In a follow-up on a report earlier this month, the Ghana Health Service announced following the preliminary finding of two cases of Marburg Virus Disease (MVD) from the Ashanti region on July 7, testing at the Institut Pasteur in Dakar, Senegal corroborated the results.
The two patients – both deceased and unrelated – showed symptoms including diarrhea, fever, nausea and vomiting. One case was a 26-year-old male who checked into a hospital on 26 June 2022 and died on 27 June. The second case was a 51 -year-old male who reported to the hospital on 28 June and died on the same day. Both cases sought treatment at the same hospital within days of each other.
So far, 98 contacts identified those from Sawla-Tuna-Kalba district from Savannah region are currently under quarantine and being monitored. No additional cases of MVD have been identified.
WHO has been supporting a joint national investigative team in the Ashanti Region as well as Ghana’s health authorities by deploying experts, making available personal protective equipment, bolstering disease surveillance, testing, tracing contacts and working with communities to alert and educate them about the risks and dangers of the disease, and to collaborate with the emergency response teams. In addition, a team of WHO experts will be deployed over the next couple of days to provide coordination, risk assessment and infection prevention measures.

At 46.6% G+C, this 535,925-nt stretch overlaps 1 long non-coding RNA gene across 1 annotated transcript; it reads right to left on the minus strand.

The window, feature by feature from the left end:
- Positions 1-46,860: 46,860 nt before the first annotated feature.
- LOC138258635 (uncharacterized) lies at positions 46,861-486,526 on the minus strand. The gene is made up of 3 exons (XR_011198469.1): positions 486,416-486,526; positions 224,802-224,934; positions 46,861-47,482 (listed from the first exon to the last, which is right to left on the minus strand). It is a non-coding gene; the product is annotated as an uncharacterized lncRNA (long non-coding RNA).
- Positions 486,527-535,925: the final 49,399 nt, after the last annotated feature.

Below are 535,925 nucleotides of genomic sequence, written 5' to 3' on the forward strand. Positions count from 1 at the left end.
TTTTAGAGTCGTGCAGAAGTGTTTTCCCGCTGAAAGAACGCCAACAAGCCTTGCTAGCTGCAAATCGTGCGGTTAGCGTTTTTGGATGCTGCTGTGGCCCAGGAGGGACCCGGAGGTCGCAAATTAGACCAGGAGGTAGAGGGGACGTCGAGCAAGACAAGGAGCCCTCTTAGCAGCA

“Health authorities have responded swiftly, getting a head start preparing for a possible outbreak. This is good because without immediate and decisive action, Marburg can easily get out of hand. WHO is on the ground supporting health authorities and now that the outbreak is declared, we are marshalling more resources for the response,” said Dr Matshidiso Moeti, WHO Regional Director for Africa.
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In August 1967, a cluster of patients in Marburg and Frankfurt, in Germany, and in Belgrade (then Yugoslavia, now Serbia), began showing symptoms of an infectious disease – a high fever, chills, muscle ache, and vomiting. The patients worsened over the next few days, until they began bleeding from every orifice in their body, including needle puncture wounds. In total 31 people died.
Three months after this outbreak, virologists in Marburg had discovered the first filovirus, a cousin of the equally-deadly Ebola virus. The virus had been carried by infected African green monkeys from Uganda.
After this first sighting, the virus was then mostly seen in African countries, in bat-infested caves or mines.
Previous outbreaks and sporadic cases of Marburg in Africa have been reported in Angola, the Democratic Republic of the Congo, Kenya, South Africa and Uganda.
The largest known outbreak of Marburg virus, in Angola in 2004, infected over 250 people and had a 90 percent fatality rate.
Marburg is transmitted to people from fruit bats and spreads among humans through direct contact with the bodily fluids of infected people, surfaces and materials. Illness begins abruptly, with high fever, severe headache and malaise. Many patients develop severe hemorrhagic signs within seven days. Case fatality rates have varied from 24% to 88% in past outbreaks depending on virus strain and the quality of case management. Although there are no vaccines or antiviral treatments approved to treat the virus, supportive care – rehydration with oral or intravenous fluids – and treatment of specific symptoms, improves survival. A range of potential treatments, including blood products, immune therapies and drug therapies, as well as candidate vaccines with phase 1 data are being evaluated.
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